Abductors release more than 280 Nigerian pupils

3 weeks ago 23

Man with a gunImage source, Getty Images

Image caption,

Kidnap gangs have plagued much of the country in recent years, especially the north-west

More than 280 Nigerian pupils abducted in the north-western town of Kuriga earlier this month have been released "unharmed", officials say.

Kaduna state governor Uba Sani did not give details of the release, days before a deadline for ransom demanded by the abductors.

The children, aged eight to 15, and one teacher, were abducted on 7 March.

Kidnap gangs, known as bandits, have seized thousands of people in recent years, especially in the north-west.

However, there had been a reduction in the mass abduction of children over the past year until this week.

Those kidnapped are usually freed after a ransom is paid.

This time, militants had demanded $690,000 (£548,000). The government had said it would not pay any ransom.

In his statement, governor Sani praised Nigeria's President Bola Tinubu "for ensuring that the abducted Kuriga schoolchildren are released unharmed".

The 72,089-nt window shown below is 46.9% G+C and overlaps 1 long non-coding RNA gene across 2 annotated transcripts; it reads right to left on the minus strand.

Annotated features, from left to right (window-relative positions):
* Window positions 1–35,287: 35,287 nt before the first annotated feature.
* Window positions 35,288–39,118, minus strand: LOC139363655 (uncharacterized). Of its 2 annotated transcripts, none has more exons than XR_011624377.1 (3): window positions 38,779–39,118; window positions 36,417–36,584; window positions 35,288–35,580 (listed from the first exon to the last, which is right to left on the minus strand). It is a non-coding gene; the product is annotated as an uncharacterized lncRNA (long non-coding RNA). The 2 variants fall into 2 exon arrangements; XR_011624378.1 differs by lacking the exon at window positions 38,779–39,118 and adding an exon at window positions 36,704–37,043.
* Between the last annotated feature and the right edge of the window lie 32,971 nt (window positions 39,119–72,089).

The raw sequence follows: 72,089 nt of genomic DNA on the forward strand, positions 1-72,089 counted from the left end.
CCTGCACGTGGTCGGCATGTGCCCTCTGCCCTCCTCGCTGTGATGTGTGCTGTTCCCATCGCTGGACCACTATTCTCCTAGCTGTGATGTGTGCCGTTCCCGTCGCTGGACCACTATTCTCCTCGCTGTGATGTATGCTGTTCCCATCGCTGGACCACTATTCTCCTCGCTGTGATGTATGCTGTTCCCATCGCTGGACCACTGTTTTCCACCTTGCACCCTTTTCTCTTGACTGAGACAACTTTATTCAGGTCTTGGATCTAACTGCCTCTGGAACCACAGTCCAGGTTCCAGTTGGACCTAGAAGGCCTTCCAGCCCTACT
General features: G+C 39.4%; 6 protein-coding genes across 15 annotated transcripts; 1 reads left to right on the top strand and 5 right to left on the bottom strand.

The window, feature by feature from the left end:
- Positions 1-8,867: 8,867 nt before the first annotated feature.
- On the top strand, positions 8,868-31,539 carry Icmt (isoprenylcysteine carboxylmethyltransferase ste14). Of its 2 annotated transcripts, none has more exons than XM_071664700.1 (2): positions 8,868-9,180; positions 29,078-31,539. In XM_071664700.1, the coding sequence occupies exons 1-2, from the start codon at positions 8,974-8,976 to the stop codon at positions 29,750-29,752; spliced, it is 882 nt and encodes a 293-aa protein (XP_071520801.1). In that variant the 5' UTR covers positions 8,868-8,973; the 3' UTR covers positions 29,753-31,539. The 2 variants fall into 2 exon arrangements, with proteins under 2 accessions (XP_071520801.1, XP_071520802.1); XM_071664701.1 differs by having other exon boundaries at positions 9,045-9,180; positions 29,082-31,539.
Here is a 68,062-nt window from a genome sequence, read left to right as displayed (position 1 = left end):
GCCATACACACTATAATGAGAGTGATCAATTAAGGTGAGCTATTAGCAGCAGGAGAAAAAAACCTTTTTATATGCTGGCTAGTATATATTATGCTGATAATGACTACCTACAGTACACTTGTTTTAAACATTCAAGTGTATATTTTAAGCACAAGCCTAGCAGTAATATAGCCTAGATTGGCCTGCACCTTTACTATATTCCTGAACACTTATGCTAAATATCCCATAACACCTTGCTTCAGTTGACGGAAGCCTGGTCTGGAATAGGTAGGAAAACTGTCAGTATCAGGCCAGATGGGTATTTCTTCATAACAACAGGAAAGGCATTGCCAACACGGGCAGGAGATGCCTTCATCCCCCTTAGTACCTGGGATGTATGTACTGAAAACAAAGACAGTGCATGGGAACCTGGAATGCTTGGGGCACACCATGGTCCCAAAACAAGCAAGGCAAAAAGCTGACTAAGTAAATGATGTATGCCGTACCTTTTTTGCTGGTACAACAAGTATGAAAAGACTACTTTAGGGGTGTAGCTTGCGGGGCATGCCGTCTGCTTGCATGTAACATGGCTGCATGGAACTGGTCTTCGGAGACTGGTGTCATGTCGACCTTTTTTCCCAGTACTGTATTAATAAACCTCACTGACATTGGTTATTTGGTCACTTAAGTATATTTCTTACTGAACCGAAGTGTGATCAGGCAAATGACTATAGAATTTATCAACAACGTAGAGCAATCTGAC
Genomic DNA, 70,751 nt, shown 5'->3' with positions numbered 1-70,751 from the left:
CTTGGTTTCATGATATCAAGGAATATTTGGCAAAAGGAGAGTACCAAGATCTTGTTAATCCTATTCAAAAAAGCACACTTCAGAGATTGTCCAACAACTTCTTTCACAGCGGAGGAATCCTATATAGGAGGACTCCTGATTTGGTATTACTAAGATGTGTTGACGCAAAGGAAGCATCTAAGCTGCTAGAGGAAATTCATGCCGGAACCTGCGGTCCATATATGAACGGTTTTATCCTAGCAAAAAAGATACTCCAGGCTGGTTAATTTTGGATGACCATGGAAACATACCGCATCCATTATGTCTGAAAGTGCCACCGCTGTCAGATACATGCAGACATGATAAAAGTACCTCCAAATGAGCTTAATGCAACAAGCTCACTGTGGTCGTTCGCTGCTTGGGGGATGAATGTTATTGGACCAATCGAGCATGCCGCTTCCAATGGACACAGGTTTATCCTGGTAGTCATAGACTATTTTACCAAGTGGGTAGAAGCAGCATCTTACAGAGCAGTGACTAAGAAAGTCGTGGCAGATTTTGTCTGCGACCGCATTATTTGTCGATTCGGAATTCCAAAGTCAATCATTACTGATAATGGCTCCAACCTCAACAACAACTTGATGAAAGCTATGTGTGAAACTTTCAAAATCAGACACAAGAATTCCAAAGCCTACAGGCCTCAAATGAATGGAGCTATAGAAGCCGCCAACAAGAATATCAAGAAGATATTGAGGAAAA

"The Nigerian Army also deserves special commendation for showing that with courage, determination and commitment, criminal elements can be degraded and security restored in our communities," Mr Sani said.

The mass abduction occurred on the morning of 7 March during school assembly.

According to witnesses, the pupils were in the assembly ground around 08:30 (07:30 GMT) when dozens of gunmen on motorcycles rode through the school, eventually taking away 187 students from a secondary school and 125 from the local primary school. Twenty-five later returned.

One pupil, believed to be 14-years-old, died after being shot by the gunmen.

Most of the kidnaps in north-west Nigeria, including Kaduna state, are believed to be the work of criminal gangs trying to make money from ransoms.

In an attempt to curb Nigeria's spiralling and lucrative kidnapping industry, a controversial law that made it a crime to make ransom payments was passed in 2022. It carries a jail sentence of at least 15 years, however no-one has ever been arrested.

Earlier this year, the family of a group of sisters kidnapped in the capital, Abuja, denied a police statement that the security forces had rescued the girls, saying that they had no choice but to pay the ransom.

There was global outrage when Islamists seized nearly 300 girls in Nigeria's north-eastern town of Chibok in 2014.

Most of the victims have either been freed or escaped since then, but dozens remain unaccounted for.

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